SCA Publications

There are many benefits of an SCA membership, including two outstanding printed publications that anyone interested in the roadside will surely enjoy:  SCA Journal, published semi-annually and SCA News, published quarterly.  Douglas Towne has served as editor, for both publications, since 2004. Non-members interested in individual issues can purchase them through the SCA Store.


Looking for more roadside news? Sign up for the recently launched Society for Commercial Archeology e-newsletter: the Roadside Roundup. The quarterly e-newsletter will bring the latest SCA news, a roundup of roadside news articles and more. The Roadside Roundup will allow the SCA to share oodles of additional material with its membership. We’re happy to feature short articles, promote endangered roadside resources, highlight roadside places for sales, or any must-share roadside news. Send in your tips and suggestions to

The Roadside Roundup is available to SCA members and friends. Anyone interested in the American roadside is encouraged to subscribe. If you are a current SCA member and have not yet received the Roadside Roundup, we might not have your e-mail on file.

To sign up for the Roadside Roundup, click the subscribe button. You can unsubscribe at any time.

SCA Road Notes


The quarterly SCA news publication, known as Road Notes – provides timely news about the organization and commercial archeology. The eight-page, full-color publication features announcements about SCA conferences and tours and contains brief articles about the most important events pertaining to the roadside.

The SCA News has been designed by noted roadside historian and graphic designer Rick Kilby since 2005. There are five regular columns in the SCA News:

Five Favs

…is where SCA members extol the virtues of their five favorite commercial archeology places in a state, city, road, or business type since 2005. Recent examples include South Dakota, Boston, the Dixie Highway, and Midwest motels.

Sign Snippets

…is written by Debra Jane Seltzer, who has provided updates of vintage signs in the column since 2009. Debra Jane is one of the nation’s foremost sign experts and her column is an excellent place to learn which signs have been restored, relit, or destroyed.

Editor’s Column

…is where Douglas Towne briefly touches on important though often overlooked roadside topics such as Magic Fingers beds, roadside shrines, privilege signs, and the future of commercial archeology.

Use to Be A…

…is a new column written by Jeremy Ebersole that covers repurposed buildings such as Pizza Huts adaptively reused for other restaurants, medical offices, tax offices, and churches.

In Brief

…contains excerpts from important magazine and newspaper articles submitted by SCA members about commercial archeology.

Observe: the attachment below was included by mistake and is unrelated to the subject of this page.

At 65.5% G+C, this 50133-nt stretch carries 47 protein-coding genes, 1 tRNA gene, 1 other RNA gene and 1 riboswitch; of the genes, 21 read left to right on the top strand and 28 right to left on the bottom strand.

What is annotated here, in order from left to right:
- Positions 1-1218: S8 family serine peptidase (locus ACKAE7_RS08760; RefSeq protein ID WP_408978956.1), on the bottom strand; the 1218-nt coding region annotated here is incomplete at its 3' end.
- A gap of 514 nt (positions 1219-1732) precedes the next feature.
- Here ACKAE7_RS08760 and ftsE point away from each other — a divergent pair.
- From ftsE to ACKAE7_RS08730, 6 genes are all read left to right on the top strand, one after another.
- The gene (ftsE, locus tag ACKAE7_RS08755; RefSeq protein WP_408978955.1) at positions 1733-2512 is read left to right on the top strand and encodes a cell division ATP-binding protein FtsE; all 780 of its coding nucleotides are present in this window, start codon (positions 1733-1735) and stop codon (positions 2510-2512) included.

The SCA Journal, published semiannually, features scholarly articles on commercial archeology. Richly illustrated, this full-color publication focuses on popular roadside topics such as auto trails, historic highways, diners, motels, movie theaters, tiki culture, mid-century architecture and gas stations. The Journal also enjoys taking the backroads, including articles on more obscure topics such as historic ravel journals, trading posts, roadside rest areas, shopping centers, auto hood ornaments, and the minority experience on the road. The SCA Journal has been designed by noted roadside historian and graphic designer Brian Butko since 1994.

There are five regular columns in the SCA Journal:

Editor’s Word

…is where Douglas Towne writes about eclectic commercial archeology topics such as the atomic roadside, store aprons, tramways, and welcome arches.

Next Exit

…has featured photography from the lens of Jeff Kunkle since 2014, including Leon’s Custard shop, the Circus Room bar, and the Oscar Meyer Weinermobile.


…Column author Diane DeBlois has explored often-overlooked facets of commercial archeology since 1995. Her wonderfully illustrated columns cover topics such as tourist camp stationery,souvenir placemats, and credit cards.

Sign Lines

Author Debra Jane Seltzer provides the history of the nation’s most stunning vintage signs since 2008. Her columns have thematic subjects, such as pancake or train signs, or focus on sign types, such as opal glass or mechanical signs.

Northern Roadsides

…is written by Canuck Peter Glaser (yes, he plays hockey) and has covered Canadian commercial archeology since 2008. His column topics include highways (the Lake Superior Circle Route), roadside bread ovens of Quebec and, of course, Niagara Falls.

Book Reviews

Each issue features assessments of the most interesting or important roadside books, reviewed by some of the foremost names in commercial archeology.